Throwing fry oil on the fire
Crawling by it in Sunset Junction traffic, past a scruffy row of mod clothing boutiques, Circus of Books and a gelato parlor, you’d hardly know the black garage on the corner is at the heart of a mushrooming environmental movement.
Lovecraft Biofuels is a counterculture Jiffy Lube, where urban pioneers bring aging Mercedes diesels for a conversion to run on vegetable oil. Essentially cornering the Southern California market on veggie oil fuel transformations, Lovecraft’s business exploded since its inception about three years ago, attracting customers including actress Mandy Moore and Gov. Arnold Schwarzenegger.
But now a bitter legal battle between the business’ current and former owners has divided customer loyalty and left things at Lovecraft murkier than a barrel of old fry grease.
With back-and-forth lawsuits and allegations of drug use, bribery and fraud, the tiff has morphed into what one not-very-satisfied customer called a “huge hipster soap opera.”
The tiny garage, where black-clad mechanics in sunglasses tinker on Mercedes-Benzes next to a ramshackle office with plywood floors, still has a homespun feel. But under new management, Lovecraft has grappled with adolescent growing pains in the evolution from a backyard experiment to a sophisticated, media-savvy enterprise.
Entrepreneur Tacee Webb took over the veggie oil conversion business from founder Brian Friedman last year, agreeing to keep the former tattoo, piercing and comics shop owner on as a consultant. But somewhere along the way, the arrangement apparently soured.
Webb filed a complaint against Friedman, alleging that he continued to do business under the Lovecraft name in breach of non-competition provisions of the contract. She also alleged that Friedman harassed and threatened Lovecraft employees, sabotaged operations and misrepresented the company’s earnings and debt.
Webb’s complaint alleged that Friedman swiped the database of 7,000 customers, hacked into the company’s computer system, changed the business phone number, sold cars without a license and accepted payment from people for cars he never delivered, damaging the Lovecraft name.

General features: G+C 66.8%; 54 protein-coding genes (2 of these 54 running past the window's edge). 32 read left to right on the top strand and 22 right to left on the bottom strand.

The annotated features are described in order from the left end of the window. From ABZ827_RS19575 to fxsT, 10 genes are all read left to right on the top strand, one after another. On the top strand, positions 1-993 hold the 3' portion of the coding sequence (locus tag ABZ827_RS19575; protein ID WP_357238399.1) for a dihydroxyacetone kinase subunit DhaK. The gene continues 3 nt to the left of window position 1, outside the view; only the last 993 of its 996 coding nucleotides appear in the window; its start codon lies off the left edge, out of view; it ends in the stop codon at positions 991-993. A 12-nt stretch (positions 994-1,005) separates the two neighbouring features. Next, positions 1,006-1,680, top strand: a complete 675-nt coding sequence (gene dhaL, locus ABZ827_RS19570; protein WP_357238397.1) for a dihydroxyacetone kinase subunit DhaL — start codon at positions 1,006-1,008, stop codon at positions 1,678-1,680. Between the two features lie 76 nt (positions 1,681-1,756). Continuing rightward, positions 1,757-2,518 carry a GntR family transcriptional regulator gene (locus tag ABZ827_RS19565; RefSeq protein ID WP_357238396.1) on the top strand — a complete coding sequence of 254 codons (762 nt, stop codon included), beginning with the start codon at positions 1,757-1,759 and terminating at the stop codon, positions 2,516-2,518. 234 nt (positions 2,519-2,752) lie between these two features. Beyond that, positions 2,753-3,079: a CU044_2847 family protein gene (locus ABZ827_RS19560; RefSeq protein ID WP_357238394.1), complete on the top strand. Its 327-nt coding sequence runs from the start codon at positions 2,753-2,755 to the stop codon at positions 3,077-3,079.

“Friedman’s wrongful conduct is causing, and will continue to cause, great and irreparable injury to Lovecraft’s business, name, goodwill and reputation,” the complaint read.
In February, a Los Angeles County Superior Court judge signed a preliminary injunction against Friedman, barring him from doing any business that could compete with the veggie oil company or from setting foot on the Silver Lake premises. “This is a long. . . battle that I’m forced to react to every day,” Webb said. “I just want it to be over so I can just grow my company and do something good for the planet.”
Friedman denies Webb’s allegations, and says she took more than her share of Lovecraft: “I’m doing everything humanly possible to fight this scam,” said Friedman, who at times has gone by the name Brian Lovecraft.
Court documents filed by Friedman say the pair were originally to be partners in the business, with Webb keeping the rights to Friedman’s converter technology, but that the eventual transaction was “grossly mishandled” and “riddled with illegality,” according to Friedman’s cross-complaint.
The complaint alleges that Webb unfairly cut Friedman out of Lovecraft profits by fraudulently changing the terms of their agreement. “No sooner was the patent transferred than Webb reneged on the deal,” said a brief filed last month by Friedman’s attorney, seeking to disqualify Webb’s attorney.
Webb dismisses Friedman’s claims. In an interview she labeled him a “veggie car con man.”
Friedman contends that Webb liquidated the car inventory after customers had been promised vehicles and tried to evict him and his girlfriend from a Topanga Canyon house owned by Webb. Friedman’s legal documents say that Webb promised Friedman the house in exchange for a share of the business.
Webb “has more money than me; she’s trying to spin it that she is a savior,” Friedman said.
According to one of Webb’s legal filings, Webb bought the home for Friedman with the understanding that he would “provide services in exchange for the rental.” However, “even before the home was purchased, Friedman, on his own, moved in without notice and without consent. . . .” Webb ended the car sales portion of the business because Friedman was selling “junk cars,” and ruining the company’s good name, she said in an interview.